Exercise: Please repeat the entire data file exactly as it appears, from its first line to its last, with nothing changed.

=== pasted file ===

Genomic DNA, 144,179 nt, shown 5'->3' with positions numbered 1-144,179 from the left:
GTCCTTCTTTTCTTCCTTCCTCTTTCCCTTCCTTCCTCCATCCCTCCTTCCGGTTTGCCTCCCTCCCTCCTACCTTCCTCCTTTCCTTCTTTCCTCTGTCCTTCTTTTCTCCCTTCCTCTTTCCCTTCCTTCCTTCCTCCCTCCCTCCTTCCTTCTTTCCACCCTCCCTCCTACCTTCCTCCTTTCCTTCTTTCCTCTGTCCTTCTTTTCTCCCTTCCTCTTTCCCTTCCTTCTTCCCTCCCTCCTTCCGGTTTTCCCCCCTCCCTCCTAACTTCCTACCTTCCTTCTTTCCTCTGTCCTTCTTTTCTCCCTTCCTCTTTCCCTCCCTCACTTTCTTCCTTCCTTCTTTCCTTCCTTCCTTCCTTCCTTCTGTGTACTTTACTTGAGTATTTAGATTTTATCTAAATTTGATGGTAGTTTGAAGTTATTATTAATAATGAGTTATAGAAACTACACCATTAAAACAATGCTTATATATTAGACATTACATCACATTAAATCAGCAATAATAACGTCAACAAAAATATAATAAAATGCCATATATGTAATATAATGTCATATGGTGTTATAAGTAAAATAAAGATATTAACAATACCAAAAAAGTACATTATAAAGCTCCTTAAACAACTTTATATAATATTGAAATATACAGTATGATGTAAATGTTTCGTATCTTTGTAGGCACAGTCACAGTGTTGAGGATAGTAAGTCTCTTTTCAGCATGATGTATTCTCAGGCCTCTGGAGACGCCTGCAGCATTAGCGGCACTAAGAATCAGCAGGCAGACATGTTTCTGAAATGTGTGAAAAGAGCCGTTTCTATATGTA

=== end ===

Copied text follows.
Genomic DNA, 144,179 nt, shown 5'->3' with positions numbered 1-144,179 from the left:
GTCCTTCTTTTCTTCCTTCCTCTTTCCCTTCCTTCCTCCATCCCTCCTTCCGGTTTGCCTCCCTCCCTCCTACCTTCCTCCTTTCCTTCTTTCCTCTGTCCTTCTTTTCTCCCTTCCTCTTTCCCTTCCTTCCTTCCTCCCTCCCTCCTTCCTTCTTTCCACCCTCCCTCCTACCTTCCTCCTTTCCTTCTTTCCTCTGTCCTTCTTTTCTCCCTTCCTCTTTCCCTTCCTTCTTCCCTCCCTCCTTCCGGTTTTCCCCCCTCCCTCCTAACTTCCTACCTTCCTTCTTTCCTCTGTCCTTCTTTTCTCCCTTCCTCTTTCCCTCCCTCACTTTCTTCCTTCCTTCTTTCCTTCCTTCCTTCCTTCCTTCTGTGTACTTTACTTGAGTATTTAGATTTTATCTAAATTTGATGGTAGTTTGAAGTTATTATTAATAATGAGTTATAGAAACTACACCATTAAAACAATGCTTATATATTAGACATTACATCACATTAAATCAGCAATAATAACGTCAACAAAAATATAATAAAATGCCATATATGTAATATAATGTCATATGGTGTTATAAGTAAAATAAAGATATTAACAATACCAAAAAAGTACATTATAAAGCTCCTTAAACAACTTTATATAATATTGAAATATACAGTATGATGTAAATGTTTCGTATCTTTGTAGGCACAGTCACAGTGTTGAGGATAGTAAGTCTCTTTTCAGCATGATGTATTCTCAGGCCTCTGGAGACGCCTGCAGCATTAGCGGCACTAAGAATCAGCAGGCAGACATGTTTCTGAAATGTGTGAAAAGAGCCGTTTCTATATGTA